By Rebecca Solnit (Granta)
The term "mansplaining" - where a man assumes an expertise he does not necessarily have and proceeds to "explain" to a woman who may well know more about the topic - grew out of Rebecca Solnit's well-known essays. It's funny and infuriating, as are many of the pieces in this stunning collection. The essay on rape culture is searing and shocking. "So many men murder their partners and former partners that we [in the United States] have well over a thousand homicides of that kind a year - meaning that every three years the death toll tops 9/11's casualties, although no one declares a war on this particular kind of terror." Her other essays, all written with clarity and grace, are equally brilliant.
- Reviewed by Carole Beu of Auckland's The Women's Bookshop.
My Heart & Other Black Holes
By Jasmine Warga (Hodder)
Teenagers Aysel and Roman meet through an internet site dedicated to suicide partnerships. Aysel's father is in jail for murder and her reasons for ending her life are many, but she can't figure out why handsome, popular Roman wants to die. As they get to know each other, and plan the unthinkable, Aysel starts to think there may be a reason to live after all. But will she be able to change Roman's mind or has everything gone too far? This touching story about teen suicide is very life-affirming. A mature teen read.
- Reviewed by Tracey Lawton, who owns Matakana's The Village Bookshop.
An Aussie Year: Twelve Months in the Life of Australian Kids
By Tania McCartney and Tina Snerling (Exisle)
An Aussie Year follows five children from different ethnic backgrounds living in Australia. There are many similarities to a Kiwi child's year - with a few tweaks in terminology. When my children read it they were really interested in which activities they shared with the Australian children in the book, as well as what they did differently. The pages are busy with phrases and illustrations from a child's-eye perspective, showing how much fun every season of the year can be. A lovely book for primary-school-aged children.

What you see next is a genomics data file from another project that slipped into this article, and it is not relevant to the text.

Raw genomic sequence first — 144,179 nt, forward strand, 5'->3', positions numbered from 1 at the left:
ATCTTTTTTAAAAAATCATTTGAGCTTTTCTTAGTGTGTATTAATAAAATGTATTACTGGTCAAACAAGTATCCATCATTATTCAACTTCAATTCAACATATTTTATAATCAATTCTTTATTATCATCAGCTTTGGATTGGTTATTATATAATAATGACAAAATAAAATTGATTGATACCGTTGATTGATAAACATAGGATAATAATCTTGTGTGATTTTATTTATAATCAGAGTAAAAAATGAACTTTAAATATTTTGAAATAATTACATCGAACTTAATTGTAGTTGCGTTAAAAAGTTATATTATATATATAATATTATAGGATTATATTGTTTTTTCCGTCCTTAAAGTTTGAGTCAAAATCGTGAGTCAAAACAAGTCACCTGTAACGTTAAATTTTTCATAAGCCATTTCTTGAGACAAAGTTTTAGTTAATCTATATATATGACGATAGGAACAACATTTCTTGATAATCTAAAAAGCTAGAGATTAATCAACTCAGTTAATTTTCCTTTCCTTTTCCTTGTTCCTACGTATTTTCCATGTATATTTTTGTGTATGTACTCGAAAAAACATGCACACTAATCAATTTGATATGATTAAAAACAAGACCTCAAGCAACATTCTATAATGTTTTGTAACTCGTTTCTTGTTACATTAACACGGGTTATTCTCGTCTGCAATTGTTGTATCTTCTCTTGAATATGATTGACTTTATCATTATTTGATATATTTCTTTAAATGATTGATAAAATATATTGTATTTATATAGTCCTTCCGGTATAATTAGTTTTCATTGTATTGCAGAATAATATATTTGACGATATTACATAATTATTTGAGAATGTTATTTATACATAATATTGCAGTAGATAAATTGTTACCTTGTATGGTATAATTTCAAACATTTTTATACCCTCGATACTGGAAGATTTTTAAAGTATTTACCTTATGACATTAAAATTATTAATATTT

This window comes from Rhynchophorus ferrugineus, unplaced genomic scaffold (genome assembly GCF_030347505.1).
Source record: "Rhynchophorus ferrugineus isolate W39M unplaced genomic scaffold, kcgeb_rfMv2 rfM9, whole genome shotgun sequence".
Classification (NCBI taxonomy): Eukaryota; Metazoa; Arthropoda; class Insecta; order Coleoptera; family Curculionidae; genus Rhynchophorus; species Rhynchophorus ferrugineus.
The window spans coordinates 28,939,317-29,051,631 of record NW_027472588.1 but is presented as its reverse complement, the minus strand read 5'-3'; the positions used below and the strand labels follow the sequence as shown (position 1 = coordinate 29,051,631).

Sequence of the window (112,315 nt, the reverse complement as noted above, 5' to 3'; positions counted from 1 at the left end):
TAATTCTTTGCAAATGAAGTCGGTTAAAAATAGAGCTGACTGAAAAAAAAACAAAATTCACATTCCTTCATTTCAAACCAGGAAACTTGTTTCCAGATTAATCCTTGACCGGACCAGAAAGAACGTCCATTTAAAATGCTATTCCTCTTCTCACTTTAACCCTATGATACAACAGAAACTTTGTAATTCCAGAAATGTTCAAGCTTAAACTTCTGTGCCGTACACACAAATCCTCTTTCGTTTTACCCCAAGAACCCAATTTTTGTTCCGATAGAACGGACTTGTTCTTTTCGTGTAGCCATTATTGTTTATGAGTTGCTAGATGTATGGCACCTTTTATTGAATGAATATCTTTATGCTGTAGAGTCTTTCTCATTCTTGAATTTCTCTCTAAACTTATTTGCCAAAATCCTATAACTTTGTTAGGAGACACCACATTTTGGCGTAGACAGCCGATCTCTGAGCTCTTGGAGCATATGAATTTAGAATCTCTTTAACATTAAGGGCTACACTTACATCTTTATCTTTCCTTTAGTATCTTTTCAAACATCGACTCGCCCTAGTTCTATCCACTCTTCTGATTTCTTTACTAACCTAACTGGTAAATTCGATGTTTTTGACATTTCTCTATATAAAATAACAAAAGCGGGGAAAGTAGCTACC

- Reviewed by Danielle Wright, creator of award-winning children's books and news site
Nicky's best read
US chick lit author Jennifer Weiner is a busy tweeter and writes a good blog. She's having a verbal stoush with American literary novelist Jonathan Franzen. Check it out at
Comedian and writer Jesse Mulligan hosts Best Bits on TV One.
The book I love most is ... Whatever Love Means, by David Baddiel. So incredibly funny and zeitgeisty.
The book I'm reading right now is ... David Foster Wallace's Everything and More: A Compact History of Infinity. Maths was a big part of my life as a kid and I love to get my head back into the zone.
The book I'd like to read next is ... Theatre of the Gods, by one of my best friends, Matt Suddain. I haven't read it yet because it's long and I'm a terrible friend.
My favourite bookshop is ... Unity Books in Wellington.
The book that changed me is ... One of Alain de Botton's, probably. Status Anxiety is a book every person with a TV career should know by heart.
The book I wish I'd never read is ... The Food of Love, by Anthony Capella. It was given to me as a reader and a foodie, and to be fair both these aspects of me were equally patronised.